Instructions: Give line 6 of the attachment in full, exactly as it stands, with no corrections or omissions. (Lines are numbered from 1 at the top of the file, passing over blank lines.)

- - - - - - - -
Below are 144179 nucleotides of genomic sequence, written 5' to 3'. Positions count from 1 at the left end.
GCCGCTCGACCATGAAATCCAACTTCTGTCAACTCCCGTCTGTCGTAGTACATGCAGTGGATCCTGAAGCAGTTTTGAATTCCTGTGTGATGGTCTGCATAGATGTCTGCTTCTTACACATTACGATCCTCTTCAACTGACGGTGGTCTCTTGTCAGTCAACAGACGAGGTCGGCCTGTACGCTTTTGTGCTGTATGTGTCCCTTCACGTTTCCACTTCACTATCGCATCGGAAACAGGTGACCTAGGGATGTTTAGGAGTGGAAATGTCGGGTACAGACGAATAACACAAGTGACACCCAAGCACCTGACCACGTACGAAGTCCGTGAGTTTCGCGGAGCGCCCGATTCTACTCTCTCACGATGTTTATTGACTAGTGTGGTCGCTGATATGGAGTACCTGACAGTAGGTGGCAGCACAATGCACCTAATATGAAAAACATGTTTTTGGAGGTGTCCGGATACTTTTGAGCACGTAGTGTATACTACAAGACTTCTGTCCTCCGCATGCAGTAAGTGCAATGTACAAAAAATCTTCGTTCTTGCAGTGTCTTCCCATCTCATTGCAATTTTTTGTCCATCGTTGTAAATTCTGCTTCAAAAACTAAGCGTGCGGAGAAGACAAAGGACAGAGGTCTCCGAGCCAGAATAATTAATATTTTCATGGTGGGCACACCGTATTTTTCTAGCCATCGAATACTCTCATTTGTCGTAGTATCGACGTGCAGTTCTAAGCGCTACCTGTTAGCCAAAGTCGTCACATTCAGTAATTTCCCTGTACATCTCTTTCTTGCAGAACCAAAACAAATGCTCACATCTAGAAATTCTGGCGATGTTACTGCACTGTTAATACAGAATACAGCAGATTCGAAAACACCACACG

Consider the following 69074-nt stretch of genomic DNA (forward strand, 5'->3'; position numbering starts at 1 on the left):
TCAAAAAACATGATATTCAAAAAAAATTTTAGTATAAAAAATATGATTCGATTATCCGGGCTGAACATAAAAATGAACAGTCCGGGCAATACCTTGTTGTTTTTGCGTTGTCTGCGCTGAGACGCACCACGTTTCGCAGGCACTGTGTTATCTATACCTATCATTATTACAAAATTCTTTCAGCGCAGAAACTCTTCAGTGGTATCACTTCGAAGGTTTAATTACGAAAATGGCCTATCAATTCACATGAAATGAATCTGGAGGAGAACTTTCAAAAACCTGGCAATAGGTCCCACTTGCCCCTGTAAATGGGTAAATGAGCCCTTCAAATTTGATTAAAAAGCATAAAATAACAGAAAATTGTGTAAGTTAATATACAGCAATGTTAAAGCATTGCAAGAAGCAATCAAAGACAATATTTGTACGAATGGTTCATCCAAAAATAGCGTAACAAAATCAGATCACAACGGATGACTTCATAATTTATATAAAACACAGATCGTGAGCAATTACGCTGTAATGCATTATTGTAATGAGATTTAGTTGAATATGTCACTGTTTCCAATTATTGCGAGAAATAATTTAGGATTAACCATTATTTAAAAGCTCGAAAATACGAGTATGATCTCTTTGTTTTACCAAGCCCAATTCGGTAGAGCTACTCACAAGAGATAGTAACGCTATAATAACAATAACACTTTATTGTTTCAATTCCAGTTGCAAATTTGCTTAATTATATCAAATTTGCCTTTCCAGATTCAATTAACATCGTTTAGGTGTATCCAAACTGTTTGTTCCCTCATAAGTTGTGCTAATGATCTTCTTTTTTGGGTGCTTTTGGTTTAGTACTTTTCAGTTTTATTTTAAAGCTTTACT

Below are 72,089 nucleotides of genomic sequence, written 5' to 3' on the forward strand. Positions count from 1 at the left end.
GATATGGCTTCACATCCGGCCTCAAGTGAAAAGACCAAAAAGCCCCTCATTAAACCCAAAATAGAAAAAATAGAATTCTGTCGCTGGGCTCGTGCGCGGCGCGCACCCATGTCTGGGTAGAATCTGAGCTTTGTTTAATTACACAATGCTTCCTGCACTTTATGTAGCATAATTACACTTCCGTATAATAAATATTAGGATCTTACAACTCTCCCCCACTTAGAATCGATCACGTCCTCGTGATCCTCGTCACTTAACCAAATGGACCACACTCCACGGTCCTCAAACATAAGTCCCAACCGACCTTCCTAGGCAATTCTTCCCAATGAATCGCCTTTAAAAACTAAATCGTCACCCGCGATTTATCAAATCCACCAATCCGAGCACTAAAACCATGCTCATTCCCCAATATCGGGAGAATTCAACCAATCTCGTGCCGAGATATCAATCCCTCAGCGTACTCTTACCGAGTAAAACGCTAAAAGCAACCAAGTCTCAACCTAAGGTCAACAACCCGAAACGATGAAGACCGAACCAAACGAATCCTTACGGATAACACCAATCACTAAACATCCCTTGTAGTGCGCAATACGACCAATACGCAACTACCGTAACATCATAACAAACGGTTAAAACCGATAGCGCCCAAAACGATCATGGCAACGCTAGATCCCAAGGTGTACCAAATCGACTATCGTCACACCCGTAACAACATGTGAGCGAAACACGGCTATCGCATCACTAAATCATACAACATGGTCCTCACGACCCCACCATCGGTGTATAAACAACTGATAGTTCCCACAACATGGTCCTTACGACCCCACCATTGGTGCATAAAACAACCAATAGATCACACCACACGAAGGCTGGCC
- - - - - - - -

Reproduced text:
GATATGGCTTCACATCCGGCCTCAAGTGAAAAGACCAAAAAGCCCCTCATTAAACCCAAAATAGAAAAAATAGAATTCTGTCGCTGGGCTCGTGCGCGGCGCGCACCCATGTCTGGGTAGAATCTGAGCTTTGTTTAATTACACAATGCTTCCTGCACTTTATGTAGCATAATTACACTTCCGTATAATAAATATTAGGATCTTACAACTCTCCCCCACTTAGAATCGATCACGTCCTCGTGATCCTCGTCACTTAACCAAATGGACCACACTCCACGGTCCTCAAACATAAGTCCCAACCGACCTTCCTAGGCAATTCTTCCCAATGAATCGCCTTTAAAAACTAAATCGTCACCCGCGATTTATCAAATCCACCAATCCGAGCACTAAAACCATGCTCATTCCCCAATATCGGGAGAATTCAACCAATCTCGTGCCGAGATATCAATCCCTCAGCGTACTCTTACCGAGTAAAACGCTAAAAGCAACCAAGTCTCAACCTAAGGTCAACAACCCGAAACGATGAAGACCGAACCAAACGAATCCTTACGGATAACACCAATCACTAAACATCCCTTGTAGTGCGCAATACGACCAATACGCAACTACCGTAACATCATAACAAACGGTTAAAACCGATAGCGCCCAAAACGATCATGGCAACGCTAGATCCCAAGGTGTACCAAATCGACTATCGTCACACCCGTAACAACATGTGAGCGAAACACGGCTATCGCATCACTAAATCATACAACATGGTCCTCACGACCCCACCATCGGTGTATAAACAACTGATAGTTCCCACAACATGGTCCTTACGACCCCACCATTGGTGCATAAAACAACCAATAGATCACACCACACGAAGGCTGGCC